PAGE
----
- Atherosclerosis involves a buildup of plaque in the blood vessels. It can lead to complications like heart attack and stroke.
- Screening for components contributing to atherosclerosis, such as cholesterol levels, is vital in preventing adverse cardiovascular outcomes.
- A recent study found that testing for a specific protein, apolipoprotein B-100 (ApoB), may be a more accurate method of predicting atherosclerotic cardiovascular disease risk than testing for cholesterol levels alone.
The health of the heart and blood vessels is vital to body function. Early screening can help people understand their risks and potentially prevent adverse health outcomes.
Testing cholesterol levels is important, but another test can further help identify the risk for cardiovascular disease: apolipoprotein B-100 (ApoB) levels. This protein helps transport cholesterol throughout the body.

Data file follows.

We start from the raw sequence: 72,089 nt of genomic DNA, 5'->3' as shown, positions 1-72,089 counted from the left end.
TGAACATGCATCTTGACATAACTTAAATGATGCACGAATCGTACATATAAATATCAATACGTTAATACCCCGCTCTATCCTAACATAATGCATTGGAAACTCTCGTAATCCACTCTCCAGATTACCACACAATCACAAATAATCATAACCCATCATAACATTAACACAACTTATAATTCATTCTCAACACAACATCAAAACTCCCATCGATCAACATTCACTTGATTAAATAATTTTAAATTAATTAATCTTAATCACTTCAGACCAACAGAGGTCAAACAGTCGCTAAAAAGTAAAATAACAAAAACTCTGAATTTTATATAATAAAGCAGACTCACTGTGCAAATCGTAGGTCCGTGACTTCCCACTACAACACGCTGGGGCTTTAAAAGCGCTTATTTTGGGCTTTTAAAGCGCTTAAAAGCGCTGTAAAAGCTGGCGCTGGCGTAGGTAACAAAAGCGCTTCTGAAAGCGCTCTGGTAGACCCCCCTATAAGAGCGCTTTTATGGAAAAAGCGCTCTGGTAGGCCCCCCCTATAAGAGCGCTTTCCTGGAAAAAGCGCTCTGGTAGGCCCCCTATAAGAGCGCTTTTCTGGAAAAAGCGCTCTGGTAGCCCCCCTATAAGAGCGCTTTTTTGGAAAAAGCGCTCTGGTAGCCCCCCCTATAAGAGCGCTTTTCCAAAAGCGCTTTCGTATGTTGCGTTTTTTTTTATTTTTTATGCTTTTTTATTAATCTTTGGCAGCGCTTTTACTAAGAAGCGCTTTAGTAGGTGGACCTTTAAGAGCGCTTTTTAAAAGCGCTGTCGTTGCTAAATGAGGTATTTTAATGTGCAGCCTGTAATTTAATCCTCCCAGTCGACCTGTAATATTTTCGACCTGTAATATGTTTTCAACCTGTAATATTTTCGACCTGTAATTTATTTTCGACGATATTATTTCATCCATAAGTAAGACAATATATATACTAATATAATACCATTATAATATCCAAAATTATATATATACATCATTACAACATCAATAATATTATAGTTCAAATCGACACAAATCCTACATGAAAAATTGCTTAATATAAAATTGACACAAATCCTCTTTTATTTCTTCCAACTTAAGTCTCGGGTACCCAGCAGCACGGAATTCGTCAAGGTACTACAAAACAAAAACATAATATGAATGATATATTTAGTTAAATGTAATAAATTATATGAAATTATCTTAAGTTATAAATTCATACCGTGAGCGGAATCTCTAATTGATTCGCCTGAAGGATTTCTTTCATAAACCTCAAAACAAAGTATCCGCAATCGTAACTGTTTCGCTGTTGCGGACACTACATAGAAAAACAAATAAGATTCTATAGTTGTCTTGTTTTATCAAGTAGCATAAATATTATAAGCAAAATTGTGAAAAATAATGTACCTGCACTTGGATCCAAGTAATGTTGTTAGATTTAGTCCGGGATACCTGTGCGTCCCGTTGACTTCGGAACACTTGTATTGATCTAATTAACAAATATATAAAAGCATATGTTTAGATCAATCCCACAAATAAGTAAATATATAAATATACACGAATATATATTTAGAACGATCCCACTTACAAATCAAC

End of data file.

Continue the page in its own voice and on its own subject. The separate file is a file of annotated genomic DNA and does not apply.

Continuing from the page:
Testing for the level of this protein in the blood may help identify people who are more at risk for cardiovascular disease, even when cholesterol levels are normal.
This is the argument that a team of researchers from Intermountain Healthcare — a system of 33 hospitals in Utah — have made at the 2023 American College of Cardiology annual Scientific Sessions (ACC23) in New Orleans.
The researchers’ presentation was based on an analysis they had recently conducted.
Atherosclerosis makes it harder for blood to circulate properly in the body. It can lead to several health complications if left unchecked.
Cardiologist at the Texas Heart Institute,
“Atherosclerosis is a buildup of fat, cholesterol, and other substances inside the artery walls. That buildup is referred to as plaque. Plaque ultimately causes the arteries to become narrow and eventually restricts blood flow. When the plaque bursts, it can lead to a blood clot — and, in turn, increase the chances for a stroke or heart attack. Atherosclerotic cardiovascular disease includes heart attacks, strokes, stents, bypass surgery or blockage of blood vessels supplying blood to the lower limbs or the brain.”
Because atherosclerotic cardiovascular disease can be deadly, early testing can help people identify and minimize their risk. One area of interest is testing